Tense naval stand-off in the South China Sea

A tense standoff between Philippine naval vessels and Chinese marine surveillance ships is currently unfolding in the South China Sea.


On April 10, the Philippine naval flagship Gregorio del Pilar encountered and boarded eight Chinese fishing vessels in the u-shaped lagoon of the Scarborough shoal, in disputed waters. The shoal is 124 nautical miles west of the coast of the northern Philippine island of Luzon. According to a press release issued by the Philippine government, the fishing boats contained coral, giant clams and live sharks collected from the region.


Claiming that the Chinese fishermen were operating illegally in Philippine waters, the Philippine navy prepared to arrest them. Two Chinese surveillance ships, Zhonggou Haijian 75 and Zhonggou Haijian 84, sailed into the mouth of the shoal, interposing themselves between the Philippine ship and the fishing boats. One of the Chinese ships radioed to the Philippine gunboat that these were Chinese waters and that the Philippine navy should withdraw. The captain of Gregorio del Pilar answered that the shoal was Philippine territory.


Tense diplomatic negotiations between China and the Philippines ensued during Wednesday and Thursday. Philippine Foreign Affairs Secretary Albert del Rosario said the presence of Chinese fishing vessels was “a clear violation of Philippine sovereignty.” He added that while he “hoped to arrive at a diplomatic solution … if the Philippines is challenged it is prepared to secure its sovereignty.”


Beijing responded by denouncing the “harassment of Chinese fishermen” by armed Philippine naval personnel, and insisting the shoal was within Chinese territorial waters. The Philippine Department of Foreign Affairs stated that Scarborough shoal was an “integral part of Philippine territory.”


On Thursday, China deployed a third marine surveillance vessel to the standoff. The Philippines deployed a coast guard ship and then withdrew the Gregorio Del Pilar, saying it needed refuelling but would be redeployed to nearby waters. The confrontation continues.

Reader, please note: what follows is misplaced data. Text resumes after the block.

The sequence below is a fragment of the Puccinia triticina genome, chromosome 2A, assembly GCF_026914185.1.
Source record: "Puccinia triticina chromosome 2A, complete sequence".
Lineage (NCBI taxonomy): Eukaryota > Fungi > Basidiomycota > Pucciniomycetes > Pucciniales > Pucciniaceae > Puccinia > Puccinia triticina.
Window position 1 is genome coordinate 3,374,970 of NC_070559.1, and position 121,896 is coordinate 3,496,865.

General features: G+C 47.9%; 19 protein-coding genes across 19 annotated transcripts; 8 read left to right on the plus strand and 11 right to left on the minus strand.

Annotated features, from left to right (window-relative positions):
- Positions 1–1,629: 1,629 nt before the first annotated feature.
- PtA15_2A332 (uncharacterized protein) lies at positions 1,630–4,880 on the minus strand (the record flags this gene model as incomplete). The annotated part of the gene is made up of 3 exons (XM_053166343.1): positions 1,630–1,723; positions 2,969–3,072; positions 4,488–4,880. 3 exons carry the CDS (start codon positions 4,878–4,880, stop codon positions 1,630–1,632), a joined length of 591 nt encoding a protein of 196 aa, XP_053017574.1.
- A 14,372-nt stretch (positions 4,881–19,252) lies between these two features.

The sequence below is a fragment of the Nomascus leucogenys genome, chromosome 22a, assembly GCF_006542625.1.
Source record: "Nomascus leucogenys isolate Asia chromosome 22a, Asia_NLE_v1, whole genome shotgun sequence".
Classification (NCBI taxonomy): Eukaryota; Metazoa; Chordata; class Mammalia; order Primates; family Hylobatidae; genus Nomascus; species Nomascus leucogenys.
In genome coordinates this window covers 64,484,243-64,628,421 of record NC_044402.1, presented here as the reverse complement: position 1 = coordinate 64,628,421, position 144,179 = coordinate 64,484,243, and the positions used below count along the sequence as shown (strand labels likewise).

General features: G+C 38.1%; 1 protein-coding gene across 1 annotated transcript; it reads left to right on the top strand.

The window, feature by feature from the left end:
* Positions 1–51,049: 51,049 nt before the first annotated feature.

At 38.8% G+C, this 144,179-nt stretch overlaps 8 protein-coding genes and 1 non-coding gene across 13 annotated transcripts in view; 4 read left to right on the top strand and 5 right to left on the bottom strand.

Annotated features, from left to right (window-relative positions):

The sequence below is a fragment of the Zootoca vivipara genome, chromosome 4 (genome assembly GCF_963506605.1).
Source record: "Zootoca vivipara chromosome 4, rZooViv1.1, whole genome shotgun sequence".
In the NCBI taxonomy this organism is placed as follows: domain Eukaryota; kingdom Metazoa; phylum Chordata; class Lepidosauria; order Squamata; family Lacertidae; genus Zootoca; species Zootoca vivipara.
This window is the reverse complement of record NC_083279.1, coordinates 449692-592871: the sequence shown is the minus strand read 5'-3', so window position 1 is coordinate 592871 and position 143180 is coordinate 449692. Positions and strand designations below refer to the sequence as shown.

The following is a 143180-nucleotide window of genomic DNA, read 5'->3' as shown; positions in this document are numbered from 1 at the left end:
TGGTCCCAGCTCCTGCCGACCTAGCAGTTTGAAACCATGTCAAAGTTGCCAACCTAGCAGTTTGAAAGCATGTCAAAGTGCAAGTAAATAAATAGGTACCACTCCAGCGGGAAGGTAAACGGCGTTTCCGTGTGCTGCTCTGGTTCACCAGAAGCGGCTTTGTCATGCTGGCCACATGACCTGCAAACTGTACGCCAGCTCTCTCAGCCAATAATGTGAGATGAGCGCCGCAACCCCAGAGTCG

The China Daily, the official newspaper of the Chinese Communist Party, issued an editorial denouncing Manila’s actions as “beyond tolerance” and a “blatant challenge to Chinese territorial integrity.”


The stand-off is the worst in a string of military confrontations in the South China Sea over the past year. This strategic sea and key waterways such as the Strait of Malacca are central to Washington’s plans to control China’s shipping lanes for energy and raw materials from Africa and the Middle East. Each of the increasingly sharp disputes between China and Vietnam, and China and the Philippines, over the past year has been the direct result of the calculated policy of provocation being carried out by US imperialism.


Washington, under the Obama policy of a ‘pivot to Asia,’ has established agreements for the rotational basing of US troops in Australia and in the Philippines, and declared that the US has a ‘national interest’ in the South China Sea. These moves have encouraged the Philippines to take a more aggressive stance in its territorial disputes with China.


On April 16, US troops will be conducting joint war games with the Philippines in the disputed waters of the South China Sea. The exercises are pointedly targeted at China and involve the storming of oil rigs. The annual war games will include 4,500 US and 2,300 Philippine troops. Usually only involving Manila and Washington, this year’s joint exercises have been expanded to include forces from Singapore, Malaysia, Vietnam, Australia, South Korea and Japan. If the standoff is not resolved in the next two days, these war games will be conducted while Philippine and Chinese vessels sit within gunshot of each other.


During a meeting in Washington on April 4, US Defense Secretary Leon Panetta and Singaporean Defense Minister Ng Eng Hen reached an agreement for the United States to deploy more of its littoral combat ships to Singapore. All these moves on Washington’s part are designed to encircle and contain China.


On March 29, Chinese military spokesman Yang Yujun announced that China and Russia would be holding joint military maneuvers in the open Pacific, involving 10 Russian warships and a Chinese People’s Liberation Army (PLA) fleet with a guided-missile destroyer. Reports indicate that both surface and underwater exercises will be conducted. The Asia Sentinel described the joint war games as “the largest ever held by the PLA navy in the West Pacific.”


Just four years ago, Philippine President Gloria Macapagal Arroyo signed an agreement with her counterparts in Vietnam and China for the joint exploration and development of the South China Sea. Washington’s political machinations in the region aimed at undercutting Chinese influence have turned the area into a powder keg.


Such are the tensions that a dispute over the fishing activities of a few small Chinese boats poses the possibility of setting off a military conflict with far-reaching and potentially catastrophic consequences.